Union of Canadian Correctional Officers
Syndicat des Agents Correctionnels du Canada
Confédération des Syndicats Nationaux

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Confédération des Syndicats Nationaux
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Montréal, Quebec
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Concerns and doubts over spending freeze

The following is an abridged version of the presentation National President Pierre Mallette made to the House of Commons Standing Committee on Government Operations and Estimates on February 15.

Hello, my name is Pierre Mallette. I am the national president of the Union of Canadian Correctional Officers. Our union represents over 7,000 members across the country.

The union’s role is well known, being primarily focused on safety, training and the working conditions of its members. We thank you for the opportunity to present our point of view on the impact that spending freezes have on correctional officers and on the penitentiary system in general.

From the outset, we must tell you that we have concerns and doubts. Can we afford a spending freeze at this time and has the government provided enough resources to meet the challenges we face? A spending freeze in the budget means the CSC has to make do with money it already has, must provide a pay increase with money it already has. A maximum 1.5% pay increase is expected in 2010-2011 to be found from the same money meant to ensure employee training and safety, the same money to address the renewal of the collective agreement, which expired May 31, 2010.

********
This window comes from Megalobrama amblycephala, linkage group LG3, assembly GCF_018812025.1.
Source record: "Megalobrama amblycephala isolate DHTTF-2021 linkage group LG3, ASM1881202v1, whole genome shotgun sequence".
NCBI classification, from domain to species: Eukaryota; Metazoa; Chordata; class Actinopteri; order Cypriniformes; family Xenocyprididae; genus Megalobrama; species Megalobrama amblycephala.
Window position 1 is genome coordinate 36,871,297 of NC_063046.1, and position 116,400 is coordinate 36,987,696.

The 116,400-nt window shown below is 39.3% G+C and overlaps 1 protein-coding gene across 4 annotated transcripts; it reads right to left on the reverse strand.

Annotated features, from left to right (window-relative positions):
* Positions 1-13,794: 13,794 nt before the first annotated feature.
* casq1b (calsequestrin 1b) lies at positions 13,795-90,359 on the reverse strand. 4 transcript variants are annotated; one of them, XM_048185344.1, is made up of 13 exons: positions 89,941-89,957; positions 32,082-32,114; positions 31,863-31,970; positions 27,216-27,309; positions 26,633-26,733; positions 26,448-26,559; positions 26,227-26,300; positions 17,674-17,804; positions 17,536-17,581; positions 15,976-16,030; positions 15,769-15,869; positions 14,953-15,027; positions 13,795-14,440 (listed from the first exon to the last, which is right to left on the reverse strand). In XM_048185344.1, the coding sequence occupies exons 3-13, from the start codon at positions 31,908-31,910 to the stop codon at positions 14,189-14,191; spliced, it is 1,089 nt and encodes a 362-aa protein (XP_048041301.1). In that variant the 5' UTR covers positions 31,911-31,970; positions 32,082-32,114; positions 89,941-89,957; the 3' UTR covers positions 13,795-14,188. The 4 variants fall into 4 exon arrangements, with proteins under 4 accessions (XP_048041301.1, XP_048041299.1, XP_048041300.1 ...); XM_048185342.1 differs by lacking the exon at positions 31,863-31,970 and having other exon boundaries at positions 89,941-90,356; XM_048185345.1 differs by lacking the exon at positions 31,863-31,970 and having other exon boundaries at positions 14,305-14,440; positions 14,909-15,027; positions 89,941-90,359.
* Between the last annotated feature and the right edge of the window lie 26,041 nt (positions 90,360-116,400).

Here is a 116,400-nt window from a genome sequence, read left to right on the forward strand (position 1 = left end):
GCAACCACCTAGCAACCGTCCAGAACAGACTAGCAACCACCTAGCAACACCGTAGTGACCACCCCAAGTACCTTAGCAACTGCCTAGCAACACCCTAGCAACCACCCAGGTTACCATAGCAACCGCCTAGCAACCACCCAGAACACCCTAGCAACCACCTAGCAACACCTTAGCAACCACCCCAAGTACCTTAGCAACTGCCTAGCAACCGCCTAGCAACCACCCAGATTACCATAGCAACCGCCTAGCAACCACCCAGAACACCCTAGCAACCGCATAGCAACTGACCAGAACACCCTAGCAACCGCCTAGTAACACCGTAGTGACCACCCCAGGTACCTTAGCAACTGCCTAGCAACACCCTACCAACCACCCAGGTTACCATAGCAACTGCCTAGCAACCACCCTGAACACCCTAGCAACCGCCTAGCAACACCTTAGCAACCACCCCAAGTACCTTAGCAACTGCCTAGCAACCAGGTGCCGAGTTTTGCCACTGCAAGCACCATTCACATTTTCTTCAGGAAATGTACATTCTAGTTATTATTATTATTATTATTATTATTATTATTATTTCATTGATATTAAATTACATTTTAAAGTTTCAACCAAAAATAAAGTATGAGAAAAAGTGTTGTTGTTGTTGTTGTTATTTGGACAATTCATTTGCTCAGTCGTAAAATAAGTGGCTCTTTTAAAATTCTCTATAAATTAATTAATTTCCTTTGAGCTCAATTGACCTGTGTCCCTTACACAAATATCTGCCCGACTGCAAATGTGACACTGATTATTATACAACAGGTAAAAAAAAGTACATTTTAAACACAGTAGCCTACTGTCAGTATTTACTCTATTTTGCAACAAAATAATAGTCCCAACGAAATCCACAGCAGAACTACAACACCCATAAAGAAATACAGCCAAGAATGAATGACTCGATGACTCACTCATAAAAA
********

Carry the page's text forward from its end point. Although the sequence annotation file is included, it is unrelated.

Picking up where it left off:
Bill C-2 and Bill C-25 create new challenges, one being an increase of 4,478 inmates by 2014 and an increase of 4,419 mostly CO positions over the next three years. In short, it’s a challenge of recruitment, training and inmate program management and, consequently, an increase in risks.

What are the risks? First, we should try to put it into the context of the prison milieu. In this environment, we deal with events on a daily basis that are difficult to predict. We are front and centre if inmates decide that they have had enough and want to smash everything in sight. New legislation adopted by the government, such as Bill C-2 and Bill C-25, will result in an increase in the prison population. These inmates will be sent to institutions that must find room for them which means the double-bunking rate could rise to 30 per cent.

Double bunking means two things: higher risks, and a need to have better inmate population control, a better risk assessment of the population. We must find a way to make several types of inmates co-exist. We have inmates involved in organized crime, street gangs, biker gangs, Asian gangs, Russian gangs. Therefore, the more you increase the population, the better you need to equip yourselves to conduct simple population management. Above all, we must avoid doing so at the expense of inmates, which means being able to offer them programs that will allow them to be rehabilitated.

We must never forget that CSC has two roles. Its primary role is to ensure public safety by restricting access and preventing high-risk offenders from escaping from prison. The first role is to manage this population but there is also a second mandate: we have to ensure that when we return offenders to the community they no longer pose a threat to the public.